Friday, June 02, 2017

DiracNets: Training Very Deep Neural Networks Without Skip-Connections - implementation -

Deep neural networks with skip-connections, such as ResNet, show excellent performance in various image classification benchmarks. It is though observed that the initial motivation behind them - training deeper networks - does not actually hold true, and the benefits come from increased capacity, rather than from depth. Motivated by this, and inspired from ResNet, we propose a simple Dirac weight parameterization, which allows us to train very deep plain networks without skip-connections, and achieve nearly the same performance. This parameterization has a minor computational cost at training time and no cost at all at inference. We're able to achieve 95.5% accuracy on CIFAR-10 with 34-layer deep plain network, surpassing 1001-layer deep ResNet, and approaching Wide ResNet. Our parameterization also mostly eliminates the need of careful initialization in residual and non-residual networks. The code and models for our experiments are available at this https URL
The implementation is here:

h/t Iacopo

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1 comment:

SeanVN said...

There has been a lack of discussion about binarization in neural networks. Multiplying those +1/-1 values by weights and summing allows you to store values with a high degree of independence. For a given binary input and target value you get an error. You divide the error by the number of binary values and then you simply correct each of the weights by the reduced error taking account of the binary sign. That gives a full correction to get the correct target output. In higher dimensional space most vectors are orthogonal. For a different binary input the adjustments you made to the weights will not align at all. In fact they will sum to Gaussian noise by the central limit theorem. The value you previously stored for the second binary input will now be contaminated by a slight amount of Gaussian which you can correct for. This will now introduce an even smaller amount of Gaussian noise on the value for the first binary input. Iterating back and forth will get rid of the noise entirely for both binary inputs.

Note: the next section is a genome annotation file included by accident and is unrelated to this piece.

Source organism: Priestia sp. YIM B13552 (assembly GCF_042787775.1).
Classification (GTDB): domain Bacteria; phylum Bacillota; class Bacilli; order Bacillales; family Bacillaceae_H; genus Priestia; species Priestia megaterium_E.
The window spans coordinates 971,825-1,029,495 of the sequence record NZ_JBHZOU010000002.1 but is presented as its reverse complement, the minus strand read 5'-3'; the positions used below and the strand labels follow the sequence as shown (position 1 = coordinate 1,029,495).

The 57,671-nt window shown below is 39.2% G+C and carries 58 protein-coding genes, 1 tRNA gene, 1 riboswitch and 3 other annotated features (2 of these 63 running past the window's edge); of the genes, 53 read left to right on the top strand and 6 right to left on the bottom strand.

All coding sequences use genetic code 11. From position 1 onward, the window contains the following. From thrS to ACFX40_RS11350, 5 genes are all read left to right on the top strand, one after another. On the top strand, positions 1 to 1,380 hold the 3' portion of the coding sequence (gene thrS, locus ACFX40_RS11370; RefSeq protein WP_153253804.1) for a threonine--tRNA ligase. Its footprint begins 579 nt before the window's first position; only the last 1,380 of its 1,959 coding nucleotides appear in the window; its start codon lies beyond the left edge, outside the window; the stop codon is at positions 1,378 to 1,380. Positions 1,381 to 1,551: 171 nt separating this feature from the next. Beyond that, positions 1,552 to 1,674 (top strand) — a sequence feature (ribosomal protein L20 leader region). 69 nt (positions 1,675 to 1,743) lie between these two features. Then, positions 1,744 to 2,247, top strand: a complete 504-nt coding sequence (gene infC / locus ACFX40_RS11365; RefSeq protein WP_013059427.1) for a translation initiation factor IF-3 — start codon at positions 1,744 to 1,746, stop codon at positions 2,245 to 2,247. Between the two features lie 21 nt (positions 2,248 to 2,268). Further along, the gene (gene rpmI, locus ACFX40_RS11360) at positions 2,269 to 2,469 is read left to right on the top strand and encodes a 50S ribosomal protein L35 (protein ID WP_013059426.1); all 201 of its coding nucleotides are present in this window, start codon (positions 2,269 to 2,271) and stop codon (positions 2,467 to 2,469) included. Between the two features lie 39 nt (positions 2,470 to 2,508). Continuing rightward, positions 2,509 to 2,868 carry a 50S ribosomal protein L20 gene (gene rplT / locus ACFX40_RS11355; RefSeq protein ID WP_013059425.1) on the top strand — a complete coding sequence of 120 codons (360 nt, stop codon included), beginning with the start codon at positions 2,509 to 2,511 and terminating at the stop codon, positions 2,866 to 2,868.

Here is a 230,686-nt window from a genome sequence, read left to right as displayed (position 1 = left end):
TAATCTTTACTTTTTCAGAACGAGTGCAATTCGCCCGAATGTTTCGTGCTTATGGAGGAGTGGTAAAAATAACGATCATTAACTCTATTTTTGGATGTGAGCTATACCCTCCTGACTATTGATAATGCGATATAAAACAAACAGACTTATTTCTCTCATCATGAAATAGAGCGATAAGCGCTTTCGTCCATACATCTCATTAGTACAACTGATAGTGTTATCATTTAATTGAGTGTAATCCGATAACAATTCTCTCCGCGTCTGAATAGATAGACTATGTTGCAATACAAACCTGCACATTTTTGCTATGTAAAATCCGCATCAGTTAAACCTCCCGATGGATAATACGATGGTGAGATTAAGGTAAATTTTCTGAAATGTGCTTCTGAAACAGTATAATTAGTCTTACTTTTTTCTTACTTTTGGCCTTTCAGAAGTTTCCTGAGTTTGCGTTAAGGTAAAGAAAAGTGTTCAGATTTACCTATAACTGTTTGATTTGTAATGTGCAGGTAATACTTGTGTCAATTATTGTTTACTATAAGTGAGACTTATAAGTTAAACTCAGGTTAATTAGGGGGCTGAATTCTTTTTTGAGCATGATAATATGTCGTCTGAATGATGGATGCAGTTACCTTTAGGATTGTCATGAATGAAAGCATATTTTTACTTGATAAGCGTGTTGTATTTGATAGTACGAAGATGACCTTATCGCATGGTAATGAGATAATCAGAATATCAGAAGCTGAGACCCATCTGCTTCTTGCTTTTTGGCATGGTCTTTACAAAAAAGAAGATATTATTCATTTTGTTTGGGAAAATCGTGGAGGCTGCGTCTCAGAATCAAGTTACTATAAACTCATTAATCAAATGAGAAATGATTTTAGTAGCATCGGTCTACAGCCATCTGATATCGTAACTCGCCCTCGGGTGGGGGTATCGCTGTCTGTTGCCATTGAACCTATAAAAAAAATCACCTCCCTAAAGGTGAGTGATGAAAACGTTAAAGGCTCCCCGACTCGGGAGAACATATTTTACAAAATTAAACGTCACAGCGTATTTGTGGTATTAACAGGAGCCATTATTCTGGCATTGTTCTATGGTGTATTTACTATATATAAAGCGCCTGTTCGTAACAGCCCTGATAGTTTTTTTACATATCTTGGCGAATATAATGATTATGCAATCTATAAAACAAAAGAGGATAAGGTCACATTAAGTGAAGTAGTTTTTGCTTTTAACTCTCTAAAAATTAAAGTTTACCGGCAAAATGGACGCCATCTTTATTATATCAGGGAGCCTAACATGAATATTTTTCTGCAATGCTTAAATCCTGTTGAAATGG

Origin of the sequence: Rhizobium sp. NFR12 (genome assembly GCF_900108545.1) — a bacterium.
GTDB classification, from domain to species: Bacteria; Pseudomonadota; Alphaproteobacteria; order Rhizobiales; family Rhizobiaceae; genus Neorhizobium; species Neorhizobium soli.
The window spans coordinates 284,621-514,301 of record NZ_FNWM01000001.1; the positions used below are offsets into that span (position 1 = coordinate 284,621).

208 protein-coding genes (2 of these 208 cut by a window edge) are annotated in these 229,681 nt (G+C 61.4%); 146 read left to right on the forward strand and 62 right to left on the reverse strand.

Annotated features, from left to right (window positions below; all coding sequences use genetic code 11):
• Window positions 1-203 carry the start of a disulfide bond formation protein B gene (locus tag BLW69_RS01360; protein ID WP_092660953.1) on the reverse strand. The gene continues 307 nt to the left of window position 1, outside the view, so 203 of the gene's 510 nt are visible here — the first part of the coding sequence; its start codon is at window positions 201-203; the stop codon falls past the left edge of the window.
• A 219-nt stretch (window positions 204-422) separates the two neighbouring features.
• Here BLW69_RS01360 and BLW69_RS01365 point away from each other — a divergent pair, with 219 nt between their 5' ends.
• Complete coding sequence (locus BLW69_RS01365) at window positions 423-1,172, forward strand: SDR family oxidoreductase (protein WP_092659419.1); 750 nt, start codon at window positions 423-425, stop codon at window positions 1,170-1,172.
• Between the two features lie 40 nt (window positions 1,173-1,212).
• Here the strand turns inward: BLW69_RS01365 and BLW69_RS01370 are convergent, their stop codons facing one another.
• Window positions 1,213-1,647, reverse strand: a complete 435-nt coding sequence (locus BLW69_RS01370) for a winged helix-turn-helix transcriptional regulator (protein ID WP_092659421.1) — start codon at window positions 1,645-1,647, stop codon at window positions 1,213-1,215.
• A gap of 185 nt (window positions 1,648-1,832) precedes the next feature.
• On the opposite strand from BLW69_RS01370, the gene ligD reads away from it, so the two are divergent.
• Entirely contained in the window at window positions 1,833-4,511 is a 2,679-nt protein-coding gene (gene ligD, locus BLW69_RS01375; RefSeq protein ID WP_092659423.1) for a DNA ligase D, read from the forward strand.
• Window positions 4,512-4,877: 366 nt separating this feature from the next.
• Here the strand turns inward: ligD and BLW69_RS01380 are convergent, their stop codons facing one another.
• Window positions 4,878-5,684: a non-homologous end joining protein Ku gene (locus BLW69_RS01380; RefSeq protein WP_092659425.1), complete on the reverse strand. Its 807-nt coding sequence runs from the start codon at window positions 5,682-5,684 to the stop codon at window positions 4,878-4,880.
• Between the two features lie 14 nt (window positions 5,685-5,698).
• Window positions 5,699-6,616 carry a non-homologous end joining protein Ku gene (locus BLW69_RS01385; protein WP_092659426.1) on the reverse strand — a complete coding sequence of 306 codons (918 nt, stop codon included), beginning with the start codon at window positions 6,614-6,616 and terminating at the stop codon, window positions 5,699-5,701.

This has high use in random projection,reservoir and extreme learning machine computing.